Modern advancements in security glass products have developed to the extent that, as a layperson, it’s easy to get confused between ballistic resistant (BR) and detention glass. Both appear to be virtually indestructible to the untrained eye, but what are the differences between the two?
BR and detention glass are made using plastics and sometimes glass. The plastics involved are acrylic and polycarbonate. Acrylics are relatively cheap, weigh half as much as glass, and repel bullets while polycarbonates are more expensive, weigh one sixth as much as glass, and are extremely flexible, so much that they absorb the energy of bullets rather than repel them. These materials come in different forms and thicknesses and may even be used in combination with glass to create glass-clad polycarbonate BR Glass or abrasion resistant detention glass. Glass is excellent for abrasion resistance and clarity, while plastics are stronger and more flexible.
Thickness is a big determinate of the resistance of BR and detention glass. A single one-inch thick piece of acrylic is considered bullet-resistant, but polycarbonate is layered to create the desired performance characteristics. In fact, glass-clad polycarbonates often combine heat or chemically strengthened glass with polycarbonate to create high-security detention glass with extraordinary scratch, heat, chemical, and impact resistance. To achieve the same or higher levels of impact resistance, polycarbonates require less thickness than acrylic.
Spall, in security glass terms, refers to the tendency of glass struck by projectiles to break into shards that become projectiles. BR Glass therefore requires anti-spall capabilities, whereas detention glass typically does not.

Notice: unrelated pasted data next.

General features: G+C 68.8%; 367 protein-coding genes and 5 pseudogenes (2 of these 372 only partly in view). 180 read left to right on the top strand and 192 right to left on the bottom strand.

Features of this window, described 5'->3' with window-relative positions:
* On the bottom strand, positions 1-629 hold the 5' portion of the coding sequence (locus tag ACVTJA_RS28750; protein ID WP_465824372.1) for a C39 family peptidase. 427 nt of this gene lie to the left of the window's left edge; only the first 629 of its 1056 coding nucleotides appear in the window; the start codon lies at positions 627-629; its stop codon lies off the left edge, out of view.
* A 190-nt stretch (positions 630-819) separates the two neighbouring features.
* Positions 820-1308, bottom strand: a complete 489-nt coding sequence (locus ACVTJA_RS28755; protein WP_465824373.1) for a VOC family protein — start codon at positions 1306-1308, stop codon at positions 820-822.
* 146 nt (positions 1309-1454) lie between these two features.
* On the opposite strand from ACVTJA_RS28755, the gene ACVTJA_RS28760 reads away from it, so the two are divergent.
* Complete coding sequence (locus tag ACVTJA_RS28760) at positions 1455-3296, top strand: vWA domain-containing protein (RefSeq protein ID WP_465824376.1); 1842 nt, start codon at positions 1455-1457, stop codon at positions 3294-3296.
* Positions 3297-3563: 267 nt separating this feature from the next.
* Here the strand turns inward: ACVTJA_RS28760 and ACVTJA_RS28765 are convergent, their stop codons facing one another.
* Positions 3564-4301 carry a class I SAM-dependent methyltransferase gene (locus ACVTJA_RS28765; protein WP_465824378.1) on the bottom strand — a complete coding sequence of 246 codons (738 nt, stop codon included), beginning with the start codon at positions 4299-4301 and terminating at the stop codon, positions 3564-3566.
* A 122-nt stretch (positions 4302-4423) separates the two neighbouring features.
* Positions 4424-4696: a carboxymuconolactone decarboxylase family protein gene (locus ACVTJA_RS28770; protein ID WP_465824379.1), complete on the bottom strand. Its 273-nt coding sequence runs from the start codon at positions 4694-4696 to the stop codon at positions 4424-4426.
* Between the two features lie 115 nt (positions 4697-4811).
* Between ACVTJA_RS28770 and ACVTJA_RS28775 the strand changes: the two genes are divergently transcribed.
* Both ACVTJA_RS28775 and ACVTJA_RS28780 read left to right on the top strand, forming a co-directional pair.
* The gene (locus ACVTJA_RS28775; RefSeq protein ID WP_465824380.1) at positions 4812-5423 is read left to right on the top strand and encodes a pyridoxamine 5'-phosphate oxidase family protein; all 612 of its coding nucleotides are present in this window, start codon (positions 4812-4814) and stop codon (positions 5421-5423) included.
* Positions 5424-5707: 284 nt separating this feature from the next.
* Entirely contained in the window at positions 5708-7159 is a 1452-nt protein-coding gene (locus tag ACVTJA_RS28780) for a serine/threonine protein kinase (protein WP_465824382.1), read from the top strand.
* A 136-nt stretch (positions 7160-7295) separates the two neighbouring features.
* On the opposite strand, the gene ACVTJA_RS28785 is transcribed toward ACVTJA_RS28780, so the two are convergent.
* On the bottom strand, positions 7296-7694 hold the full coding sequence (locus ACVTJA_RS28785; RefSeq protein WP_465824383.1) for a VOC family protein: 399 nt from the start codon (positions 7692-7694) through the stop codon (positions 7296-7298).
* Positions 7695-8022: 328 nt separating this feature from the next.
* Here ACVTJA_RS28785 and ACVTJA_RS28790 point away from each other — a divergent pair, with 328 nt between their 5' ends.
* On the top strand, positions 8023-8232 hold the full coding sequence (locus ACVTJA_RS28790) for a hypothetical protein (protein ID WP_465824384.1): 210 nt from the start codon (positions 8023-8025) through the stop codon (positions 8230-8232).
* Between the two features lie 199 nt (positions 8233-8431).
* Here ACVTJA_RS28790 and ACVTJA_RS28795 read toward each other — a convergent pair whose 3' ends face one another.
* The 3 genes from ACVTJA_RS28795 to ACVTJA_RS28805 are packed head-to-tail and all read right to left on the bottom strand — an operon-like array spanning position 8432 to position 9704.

Which is Stronger?
While the actual strength of any glass depends on its specifications, the strongest glass available is detention glass. BR Glass is constructed to withstand single or multiple projectiles, yet detention glass must be made to withstand sustained attacks by assailants using different weapons such as blunt and sharp objects, chemicals, and heat. In fact, high-end detention glass can withstand temperatures ranging from -80 degrees Fahrenheit up to 6300 degrees Fahrenheit. An example of the power of detention glass may be seen in this amazing video of a test under the ASTM F1233-08 Standard Test Method for Security Glazing Materials and Systems.
Call the Experts
Given all the various capabilities available in both BR and detention glass, it’s difficult to know what level of security you really need for your building. Rather than choose on your own, get in touch with the professionals at Signals Defense in Owing Mills, MD. The company has been providing customized security glass solutions for both private and government clients for decades and can help you get the right amount of protection for your business.